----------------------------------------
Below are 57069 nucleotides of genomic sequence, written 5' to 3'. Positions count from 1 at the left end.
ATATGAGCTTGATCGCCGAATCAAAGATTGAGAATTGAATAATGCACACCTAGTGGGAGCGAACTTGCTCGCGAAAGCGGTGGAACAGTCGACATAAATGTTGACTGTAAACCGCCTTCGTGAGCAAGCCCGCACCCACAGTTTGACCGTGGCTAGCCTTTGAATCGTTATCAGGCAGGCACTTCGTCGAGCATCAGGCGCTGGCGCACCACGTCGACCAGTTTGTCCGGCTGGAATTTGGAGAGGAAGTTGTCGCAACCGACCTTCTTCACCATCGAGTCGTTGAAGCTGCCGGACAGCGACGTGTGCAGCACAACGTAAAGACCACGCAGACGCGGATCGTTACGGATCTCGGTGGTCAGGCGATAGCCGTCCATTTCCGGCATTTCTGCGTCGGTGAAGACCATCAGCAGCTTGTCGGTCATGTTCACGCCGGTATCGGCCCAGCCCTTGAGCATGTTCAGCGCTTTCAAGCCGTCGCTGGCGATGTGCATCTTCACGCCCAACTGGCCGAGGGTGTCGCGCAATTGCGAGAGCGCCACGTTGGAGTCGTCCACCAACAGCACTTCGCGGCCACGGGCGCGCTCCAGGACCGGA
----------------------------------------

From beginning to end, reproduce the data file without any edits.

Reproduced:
Below are 57069 nucleotides of genomic sequence, written 5' to 3'. Positions count from 1 at the left end.
ATATGAGCTTGATCGCCGAATCAAAGATTGAGAATTGAATAATGCACACCTAGTGGGAGCGAACTTGCTCGCGAAAGCGGTGGAACAGTCGACATAAATGTTGACTGTAAACCGCCTTCGTGAGCAAGCCCGCACCCACAGTTTGACCGTGGCTAGCCTTTGAATCGTTATCAGGCAGGCACTTCGTCGAGCATCAGGCGCTGGCGCACCACGTCGACCAGTTTGTCCGGCTGGAATTTGGAGAGGAAGTTGTCGCAACCGACCTTCTTCACCATCGAGTCGTTGAAGCTGCCGGACAGCGACGTGTGCAGCACAACGTAAAGACCACGCAGACGCGGATCGTTACGGATCTCGGTGGTCAGGCGATAGCCGTCCATTTCCGGCATTTCTGCGTCGGTGAAGACCATCAGCAGCTTGTCGGTCATGTTCACGCCGGTATCGGCCCAGCCCTTGAGCATGTTCAGCGCTTTCAAGCCGTCGCTGGCGATGTGCATCTTCACGCCCAACTGGCCGAGGGTGTCGCGCAATTGCGAGAGCGCCACGTTGGAGTCGTCCACCAACAGCACTTCGCGGCCACGGGCGCGCTCCAGGACCGGA